Pi and All of Life

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Pi and All of Life

Sometimes Life throws us into a boat with creatures that seem very foreign, strange or threatening to us in some way. Life of Pi is a beautiful, in some ways mythic story of the hero’s journey by author Yann Martel. As I contemplated the title, I thought about the meaning of Pi – which is a mathematical constant that expresses the ratio of a circle’s circumference to its diameter. I was moved to see how this story reveals the importance of embracing our wholeness as opposed to just the good, the bright and the beautiful upper half of the circle of Life.

At the end of the story, the hero reveals that there are two parallel stories – the one of his human survival, and the other a tale of animals in a boat with a boy. The great Aha is the realization that both stories are true.

Therein lies another interesting insight to my mind – which links up with something I was trying to express in The Inner Volcano. We all have a unique inner nature, which is connected with all of Nature. In Life of Pi this is beautifully portrayed as human beings who under duress reveal their animal natures. The cook is the hyena, the zebra with broken legs is the sailor who has been severely injured, the mother, the vegetarian orangutan, and the boy who discovers his tiger nature. In the end, this is what saves him. He discovers his inner ferocity, his power and his will to survive despite all odds. We might say he connected to the Dionysian side of his nature – his wild, passionate, dark, chaotic side.

In his seminar on Kundalini yoga, Jung talked about the fact that the soul hides in the symptoms of the body. Like Dionysius, an encounter with the Self can seem like a savage dismemberment in which we are forced to suffer and submit to some of the harshest realities of life. And yet if we can cling to the Self and who we most deeply are, there is the possibility of redemption, rebirth and renewal. This entails an embracing of our dark side and what is commonly referred to as the shadow.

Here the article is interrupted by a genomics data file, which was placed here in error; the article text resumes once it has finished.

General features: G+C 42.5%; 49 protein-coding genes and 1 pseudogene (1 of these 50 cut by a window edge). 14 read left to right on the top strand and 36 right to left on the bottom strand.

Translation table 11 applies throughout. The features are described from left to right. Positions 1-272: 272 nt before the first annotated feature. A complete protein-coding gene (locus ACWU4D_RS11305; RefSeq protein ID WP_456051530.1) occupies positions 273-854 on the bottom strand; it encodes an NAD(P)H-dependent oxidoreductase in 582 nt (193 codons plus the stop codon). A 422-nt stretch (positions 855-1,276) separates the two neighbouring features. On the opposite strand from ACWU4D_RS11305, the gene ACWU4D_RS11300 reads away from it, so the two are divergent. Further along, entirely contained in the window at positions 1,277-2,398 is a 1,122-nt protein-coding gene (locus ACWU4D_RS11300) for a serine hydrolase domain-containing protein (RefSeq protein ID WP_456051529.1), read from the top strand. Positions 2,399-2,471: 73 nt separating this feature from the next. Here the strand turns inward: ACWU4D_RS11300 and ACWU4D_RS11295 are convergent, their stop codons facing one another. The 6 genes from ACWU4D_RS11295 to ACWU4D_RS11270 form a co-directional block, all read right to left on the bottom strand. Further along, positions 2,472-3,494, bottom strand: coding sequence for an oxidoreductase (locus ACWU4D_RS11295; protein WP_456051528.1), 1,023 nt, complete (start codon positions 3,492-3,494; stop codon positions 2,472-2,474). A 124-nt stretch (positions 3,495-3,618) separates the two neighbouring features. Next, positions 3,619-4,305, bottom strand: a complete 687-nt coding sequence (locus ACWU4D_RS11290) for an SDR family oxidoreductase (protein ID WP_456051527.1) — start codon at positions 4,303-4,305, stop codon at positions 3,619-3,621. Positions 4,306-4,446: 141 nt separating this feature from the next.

Jung understood that our Christian mythos was too one sided in its glorification of all that is light, beautiful and true with no homage paid to the other wilder, darker side of life. In Aion he explores this problem of the Christ and the Anti-Christ in great depth. He felt that the pendulum had swung too far in one direction and that what we are seeing now in our recent history of world wars is a fierce backswing in compensation. He emphasizes that God or the Self does not want perfection but wholeness.

And so what this means for us is that the sacred work of our time is not to blindly pursue the good, the pure and the beautiful while ignoring our own shadowy attributes, pretending that they are not there. In Revisioning Psychology, James Hillman summarized Jung’s understanding of evil in this way, “ Integration of the shadow is an emigration. Not him to us; we to him. His incursion is barbarism, our descent is culture.”

When we thoughtlessly follow our animal nature, we are locked into our biological, egoic existence. We are ruled by unconscious processes and are a victim to our symptoms and a slave to our desires. The work is to bring Apollo and Dionysius into right relationship, the light and the dark, the yin and the yang. We must honour both sides within ourselves before we can even think about extending this consciousness into our communities.

When Yeats had the vision of the Beast or Anti-Christ slouching towards Bethlehem, he was horrified and deeply troubled. His poem, The Second Coming, describes this vision. Listen to it here: The Second Coming.

Trailer for Life of Pi